Ross to sell BoI shareholding
Bank of Ireland has said it is grateful to US billionaire Wilbur Ross who is selling his remaining stake in the bank.
The pioneering investment, which kept the once-troubled lender out of complete state ownership, is being offered for sale after the investor turned a 300 million euro (£370m) gamble into more than 800m euro (£990m) .
Mr Ross is stepping down as a director of the bank with the sale of his stake.
Bank of Ireland said about 1.8 billion units of shares in the bank will be offered on the markets.
Archie G Kane, chairman of the Bank of Ireland Group, paid tribute to the investor for showing confidence in the lender in the months after Ireland was forced into an international bailout in late 2010 following the banking and economic collapse.
"On behalf of the board I would like to thank Wilbur for his contribution, diligence and commitment as a Board member. Wilbur was instrumental in the success of the 2011 capital raising and, throughout his tenure, we have benefited greatly from his insights," Mr Kane said.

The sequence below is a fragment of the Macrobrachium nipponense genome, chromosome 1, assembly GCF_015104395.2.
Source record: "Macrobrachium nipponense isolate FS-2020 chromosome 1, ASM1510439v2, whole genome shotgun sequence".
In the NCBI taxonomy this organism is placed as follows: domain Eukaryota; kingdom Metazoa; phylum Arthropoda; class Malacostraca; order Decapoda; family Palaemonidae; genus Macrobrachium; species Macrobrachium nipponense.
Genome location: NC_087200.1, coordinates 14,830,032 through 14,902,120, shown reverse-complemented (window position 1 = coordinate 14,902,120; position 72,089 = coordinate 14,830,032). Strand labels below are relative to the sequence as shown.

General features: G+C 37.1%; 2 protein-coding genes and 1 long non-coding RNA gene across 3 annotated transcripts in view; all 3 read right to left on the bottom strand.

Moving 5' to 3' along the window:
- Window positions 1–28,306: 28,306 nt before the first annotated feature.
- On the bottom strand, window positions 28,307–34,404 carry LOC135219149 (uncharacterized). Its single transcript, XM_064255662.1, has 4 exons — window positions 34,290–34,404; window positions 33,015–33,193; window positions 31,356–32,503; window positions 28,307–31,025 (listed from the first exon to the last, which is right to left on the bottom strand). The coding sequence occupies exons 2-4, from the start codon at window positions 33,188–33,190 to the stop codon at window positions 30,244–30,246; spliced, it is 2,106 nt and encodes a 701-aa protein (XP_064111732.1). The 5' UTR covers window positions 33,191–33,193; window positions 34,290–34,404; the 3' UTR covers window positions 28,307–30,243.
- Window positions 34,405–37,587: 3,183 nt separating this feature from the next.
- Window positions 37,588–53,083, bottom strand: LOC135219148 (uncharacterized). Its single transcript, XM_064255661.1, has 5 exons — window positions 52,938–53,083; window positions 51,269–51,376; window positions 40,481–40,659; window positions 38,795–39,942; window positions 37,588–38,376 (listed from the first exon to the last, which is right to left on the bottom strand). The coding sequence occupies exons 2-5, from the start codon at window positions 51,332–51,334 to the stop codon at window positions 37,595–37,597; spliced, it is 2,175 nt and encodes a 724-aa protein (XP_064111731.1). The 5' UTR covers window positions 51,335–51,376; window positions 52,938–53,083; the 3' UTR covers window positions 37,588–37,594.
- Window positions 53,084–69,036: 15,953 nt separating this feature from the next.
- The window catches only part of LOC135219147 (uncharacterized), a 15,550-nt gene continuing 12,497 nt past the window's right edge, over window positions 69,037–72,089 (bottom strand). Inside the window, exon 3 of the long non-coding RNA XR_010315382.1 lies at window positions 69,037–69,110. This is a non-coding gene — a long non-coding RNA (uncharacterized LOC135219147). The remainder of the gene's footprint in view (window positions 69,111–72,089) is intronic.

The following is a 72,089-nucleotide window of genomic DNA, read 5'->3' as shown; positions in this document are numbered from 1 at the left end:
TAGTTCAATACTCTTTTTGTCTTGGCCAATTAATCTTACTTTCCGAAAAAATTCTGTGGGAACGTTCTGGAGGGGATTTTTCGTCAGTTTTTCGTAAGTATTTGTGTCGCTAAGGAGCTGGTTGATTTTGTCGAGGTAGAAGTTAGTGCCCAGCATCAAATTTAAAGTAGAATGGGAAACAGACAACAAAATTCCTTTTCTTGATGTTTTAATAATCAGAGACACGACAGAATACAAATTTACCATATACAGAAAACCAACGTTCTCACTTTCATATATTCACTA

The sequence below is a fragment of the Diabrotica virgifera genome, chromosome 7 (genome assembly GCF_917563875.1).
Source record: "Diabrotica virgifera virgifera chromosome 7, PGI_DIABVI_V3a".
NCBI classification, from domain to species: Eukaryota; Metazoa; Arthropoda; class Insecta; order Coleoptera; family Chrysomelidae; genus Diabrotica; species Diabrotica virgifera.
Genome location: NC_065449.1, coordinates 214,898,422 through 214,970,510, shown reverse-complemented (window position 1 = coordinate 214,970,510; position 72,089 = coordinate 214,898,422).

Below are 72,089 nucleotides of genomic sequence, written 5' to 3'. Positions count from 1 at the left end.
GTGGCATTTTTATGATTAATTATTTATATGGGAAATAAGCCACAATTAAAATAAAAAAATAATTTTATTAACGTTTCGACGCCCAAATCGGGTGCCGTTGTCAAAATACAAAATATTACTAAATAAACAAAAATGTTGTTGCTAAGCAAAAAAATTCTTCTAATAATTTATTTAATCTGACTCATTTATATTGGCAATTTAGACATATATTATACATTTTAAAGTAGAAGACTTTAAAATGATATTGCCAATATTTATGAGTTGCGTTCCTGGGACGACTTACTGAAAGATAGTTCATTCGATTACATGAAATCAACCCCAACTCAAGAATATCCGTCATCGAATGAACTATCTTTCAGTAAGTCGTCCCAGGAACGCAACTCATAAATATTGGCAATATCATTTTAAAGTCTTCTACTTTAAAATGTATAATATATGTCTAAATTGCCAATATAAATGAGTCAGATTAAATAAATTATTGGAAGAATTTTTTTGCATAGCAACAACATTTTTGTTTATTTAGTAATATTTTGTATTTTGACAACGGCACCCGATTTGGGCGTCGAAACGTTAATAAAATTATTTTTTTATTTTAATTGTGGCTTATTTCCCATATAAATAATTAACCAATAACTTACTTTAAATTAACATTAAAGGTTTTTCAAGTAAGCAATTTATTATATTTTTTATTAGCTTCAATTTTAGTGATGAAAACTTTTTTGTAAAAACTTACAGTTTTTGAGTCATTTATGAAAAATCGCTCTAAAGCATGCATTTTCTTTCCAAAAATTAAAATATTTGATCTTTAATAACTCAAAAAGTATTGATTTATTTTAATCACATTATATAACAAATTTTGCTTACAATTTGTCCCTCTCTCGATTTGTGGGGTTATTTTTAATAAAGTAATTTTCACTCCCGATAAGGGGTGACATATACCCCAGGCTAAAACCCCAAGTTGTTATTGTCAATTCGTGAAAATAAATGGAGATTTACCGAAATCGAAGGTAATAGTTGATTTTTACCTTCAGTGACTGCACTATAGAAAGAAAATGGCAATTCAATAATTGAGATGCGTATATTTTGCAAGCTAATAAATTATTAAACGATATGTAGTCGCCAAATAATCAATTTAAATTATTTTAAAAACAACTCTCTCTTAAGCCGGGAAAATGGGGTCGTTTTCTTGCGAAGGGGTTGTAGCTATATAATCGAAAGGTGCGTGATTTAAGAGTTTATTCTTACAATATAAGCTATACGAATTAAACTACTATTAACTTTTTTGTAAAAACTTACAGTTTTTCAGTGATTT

Bank of Ireland said it appreciates and understands the comments which Mr Ross made to the Reuters news agency after the news of his sale broke where he said the decision was not a negative comment on the bank's future and that his investment had been tremendous.
It is understood the reasons for the sell off are to diversify an investment portfolio.
The shares will be offered by Deutsche Bank at around 27 cents each, compared to the stock market value of 10 cents the bank was trading at when Mr Ross invested. He sold about 3.5% of his 9% stake back in March.
Another major US investor, Prem Watsa, is expected to remain a major Bank of Ireland shareholder with a 5.8% stake.
The Irish Government remains the largest shareholder in the bank with 14% of the stock and while a sale has been talked about Finance Minister Michael Noonan has insisted there is no pressure to sell.
Bank of Ireland's share price closed tonight at 28 cents, down from a peak of 39 euro cents earlier this year.
The bank became the first of the Irish lenders to return to profit this year after the financial crash and a 4.8 billion euro (£3.9bn) bailout.